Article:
Ever start reading something and suddenly notice that several hours have passed since you’ve either blinked/eaten/gone to the loo? If that’s your gauge for quality then “Irredeemable” is worth your time.
There are those of you out there that foster the notion that Superman is a poor character. Complaints range from “he’s just a boy scout” to “he’s overpowered” and then simply to the lazy “he’s just boring”. The trouble is, we’re all different. Some of us preferring tales filled with optimism and hope, whilst others preferring a mirror being turned upon humanity so they can gaze at how ugly it is. All viewpoints are valid, as are tastes. As we’re not so binary as to be either one or the other, you may find a particular character resonates with you at different times in your life.
I’ve been a longtime fan of Superman, my first exposure to the character being that of the 1930’s cartoon where Superman would fight such things as…Volcanoes and…Circus Gorillas…or a rogue Mummy. I followed the character through to the Christopher Reeves movie, and further to the current ‘Snyderverse’ renditions. And I myself can see where the complaints about Superman come from, but I always strive to defend the character against these tired arguments. Often times though, I find myself relying on my own ‘headcanon’ wherein I perceive Superman to be a red and blue ball of contained anger and rage. My main draw to the character, it seems, is that if he wanted to, he could have anything he wanted – and simply chooses not to.
To those that fall into the category of “Superman is boring” this is my ultimate counter-argument (save for “Injustice”). If you’ve ever wondered what it’d be like if Superman finally gave in to the rage and the power, then you should read Irredeemable. Irredeemable is one such property where ciphers for well known characters are used to explore themes otherwise untouchable by stories involving characters from the ‘big two’. Instead of Superman, we have “The Plutonian” and unlike Superman, The Plutonian isn’t emotionally complex enough to deal with his own power, he’s ultimately too human; Irredeemable runs for 37 issues and one special, paired with a sister series “Incorruptible” which lasts for 30 issues and runs concurrently to “Irredeemable“.
The opening few pages of issue one of Irredeemable feature The Plutonian mercilessly hunting down and melting the Batman cipher – Hornet – along with his wife and child, with his heat vision. It gets worse, a lot worse. From there the terror of living under the watch of a being that can hear sounds coming from the other side of the planet, see atoms and such, is fully explored and unfolds at a satisfying pace. It’s up to The Plutonian’s ex-colleagues and members of “The Paradigm” – The Justice League cipher – to find a way of killing a seemingly invincible opponent, and it’s also here that the story focuses, showing us choices and alliances made in desperation and fear. It’s done in a refreshing way that doesn’t seek to portray either side as either absolute paragons of morality, or evil; Members of The Paradigm are forced to make choices that affect the planet and its populous, and at times double cross each other to achieve their own agenda. It’s storytelling like this that raises “Irredeemable” from being yet another run of the mill superhero rip off, into something more of its own flavour, a distinct property with something genuinely exciting to say.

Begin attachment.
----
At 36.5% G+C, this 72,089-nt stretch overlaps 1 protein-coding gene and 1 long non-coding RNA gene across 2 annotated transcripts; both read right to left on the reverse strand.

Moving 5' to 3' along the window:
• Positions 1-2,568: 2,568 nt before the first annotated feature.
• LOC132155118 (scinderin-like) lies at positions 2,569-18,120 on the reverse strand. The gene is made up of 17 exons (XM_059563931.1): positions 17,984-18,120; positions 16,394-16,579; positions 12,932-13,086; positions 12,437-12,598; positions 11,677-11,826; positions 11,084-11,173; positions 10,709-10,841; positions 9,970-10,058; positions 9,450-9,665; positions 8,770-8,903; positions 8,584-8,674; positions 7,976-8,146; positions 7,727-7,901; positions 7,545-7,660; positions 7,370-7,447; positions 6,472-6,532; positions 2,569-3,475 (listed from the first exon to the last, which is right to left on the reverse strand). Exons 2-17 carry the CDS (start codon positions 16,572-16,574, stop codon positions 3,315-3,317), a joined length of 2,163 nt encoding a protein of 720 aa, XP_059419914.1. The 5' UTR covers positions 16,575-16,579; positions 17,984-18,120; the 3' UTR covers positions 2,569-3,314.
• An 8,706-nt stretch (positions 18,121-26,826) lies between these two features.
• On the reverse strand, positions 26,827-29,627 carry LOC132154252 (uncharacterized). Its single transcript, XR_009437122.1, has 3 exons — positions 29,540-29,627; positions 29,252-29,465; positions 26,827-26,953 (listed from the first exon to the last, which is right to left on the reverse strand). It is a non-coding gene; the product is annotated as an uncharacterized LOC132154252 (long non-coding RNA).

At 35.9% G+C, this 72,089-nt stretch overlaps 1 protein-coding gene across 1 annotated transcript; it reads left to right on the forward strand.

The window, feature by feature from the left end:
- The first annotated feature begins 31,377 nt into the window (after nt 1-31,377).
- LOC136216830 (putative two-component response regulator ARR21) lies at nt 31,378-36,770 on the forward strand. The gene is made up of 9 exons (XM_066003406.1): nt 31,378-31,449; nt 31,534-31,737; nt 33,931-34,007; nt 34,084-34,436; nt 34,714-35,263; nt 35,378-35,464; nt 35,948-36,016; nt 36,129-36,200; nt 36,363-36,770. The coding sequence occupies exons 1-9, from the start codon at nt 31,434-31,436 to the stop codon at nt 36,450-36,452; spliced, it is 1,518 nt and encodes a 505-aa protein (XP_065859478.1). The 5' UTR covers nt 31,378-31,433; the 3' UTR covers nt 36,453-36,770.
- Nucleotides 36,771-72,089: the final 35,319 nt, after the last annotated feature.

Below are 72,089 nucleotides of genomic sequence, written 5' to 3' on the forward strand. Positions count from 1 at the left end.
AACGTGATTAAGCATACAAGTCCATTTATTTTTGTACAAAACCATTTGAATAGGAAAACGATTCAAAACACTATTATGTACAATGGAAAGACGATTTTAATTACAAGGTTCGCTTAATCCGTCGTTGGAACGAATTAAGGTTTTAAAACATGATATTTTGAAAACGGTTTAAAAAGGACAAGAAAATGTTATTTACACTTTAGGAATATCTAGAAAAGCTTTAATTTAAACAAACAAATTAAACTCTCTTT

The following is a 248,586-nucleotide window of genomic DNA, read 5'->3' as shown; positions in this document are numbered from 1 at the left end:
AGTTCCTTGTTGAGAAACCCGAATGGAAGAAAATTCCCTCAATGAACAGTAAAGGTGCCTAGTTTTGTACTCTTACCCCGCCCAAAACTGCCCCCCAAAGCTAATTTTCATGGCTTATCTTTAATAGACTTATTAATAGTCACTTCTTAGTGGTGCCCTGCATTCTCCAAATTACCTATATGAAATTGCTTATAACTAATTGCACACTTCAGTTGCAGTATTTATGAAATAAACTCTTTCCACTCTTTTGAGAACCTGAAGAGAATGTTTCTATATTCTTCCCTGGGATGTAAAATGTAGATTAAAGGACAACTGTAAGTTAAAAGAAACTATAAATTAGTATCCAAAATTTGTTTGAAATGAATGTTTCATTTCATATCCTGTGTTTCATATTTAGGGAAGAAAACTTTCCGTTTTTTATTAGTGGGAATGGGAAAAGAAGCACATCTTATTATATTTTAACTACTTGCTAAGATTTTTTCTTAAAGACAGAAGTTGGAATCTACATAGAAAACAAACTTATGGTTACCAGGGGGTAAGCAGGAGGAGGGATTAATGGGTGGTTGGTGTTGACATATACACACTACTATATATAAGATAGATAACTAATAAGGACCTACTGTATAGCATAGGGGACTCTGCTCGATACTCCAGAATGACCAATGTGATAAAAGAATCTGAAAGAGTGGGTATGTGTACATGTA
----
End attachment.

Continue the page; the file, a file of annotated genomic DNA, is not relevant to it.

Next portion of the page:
If you enjoyed the gritty realism of titles like “Watchmen” or “The Boys” – and to a lesser extent “Miracleman” – then you’ll be familiar with the tone in “Irredeemable“; it’s grim and at times oppressive. It’s a meditation on power, and the desperation of living under tyranny and it deserves your time.
Joe Crouch is a crusty mollusc with delusions of grandeur and pretensions of artistic endeavour. His tea is served between two and four. He tweets, infrequently @Grost and Instagrams his food @Sourcrouch.